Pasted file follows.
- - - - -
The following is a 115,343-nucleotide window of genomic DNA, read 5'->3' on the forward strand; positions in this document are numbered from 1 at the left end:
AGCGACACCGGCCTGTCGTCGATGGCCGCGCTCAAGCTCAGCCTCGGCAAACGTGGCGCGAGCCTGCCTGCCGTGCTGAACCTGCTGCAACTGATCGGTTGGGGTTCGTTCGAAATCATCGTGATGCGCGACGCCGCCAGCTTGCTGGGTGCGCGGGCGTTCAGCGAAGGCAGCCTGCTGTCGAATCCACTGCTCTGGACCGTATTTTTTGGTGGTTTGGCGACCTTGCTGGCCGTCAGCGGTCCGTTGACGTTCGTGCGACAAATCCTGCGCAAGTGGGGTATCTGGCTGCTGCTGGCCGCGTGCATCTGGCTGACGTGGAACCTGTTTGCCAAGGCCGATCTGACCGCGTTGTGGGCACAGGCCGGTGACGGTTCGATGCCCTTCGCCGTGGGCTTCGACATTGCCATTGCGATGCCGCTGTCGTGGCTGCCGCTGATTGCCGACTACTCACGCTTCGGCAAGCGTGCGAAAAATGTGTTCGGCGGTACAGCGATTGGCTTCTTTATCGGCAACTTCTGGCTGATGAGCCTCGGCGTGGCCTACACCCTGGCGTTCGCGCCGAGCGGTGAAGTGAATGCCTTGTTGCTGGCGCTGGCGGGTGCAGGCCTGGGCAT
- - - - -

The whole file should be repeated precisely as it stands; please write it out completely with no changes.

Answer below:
The following is a 115,343-nucleotide window of genomic DNA, read 5'->3' on the forward strand; positions in this document are numbered from 1 at the left end:
AGCGACACCGGCCTGTCGTCGATGGCCGCGCTCAAGCTCAGCCTCGGCAAACGTGGCGCGAGCCTGCCTGCCGTGCTGAACCTGCTGCAACTGATCGGTTGGGGTTCGTTCGAAATCATCGTGATGCGCGACGCCGCCAGCTTGCTGGGTGCGCGGGCGTTCAGCGAAGGCAGCCTGCTGTCGAATCCACTGCTCTGGACCGTATTTTTTGGTGGTTTGGCGACCTTGCTGGCCGTCAGCGGTCCGTTGACGTTCGTGCGACAAATCCTGCGCAAGTGGGGTATCTGGCTGCTGCTGGCCGCGTGCATCTGGCTGACGTGGAACCTGTTTGCCAAGGCCGATCTGACCGCGTTGTGGGCACAGGCCGGTGACGGTTCGATGCCCTTCGCCGTGGGCTTCGACATTGCCATTGCGATGCCGCTGTCGTGGCTGCCGCTGATTGCCGACTACTCACGCTTCGGCAAGCGTGCGAAAAATGTGTTCGGCGGTACAGCGATTGGCTTCTTTATCGGCAACTTCTGGCTGATGAGCCTCGGCGTGGCCTACACCCTGGCGTTCGCGCCGAGCGGTGAAGTGAATGCCTTGTTGCTGGCGCTGGCGGGTGCAGGCCTGGGCAT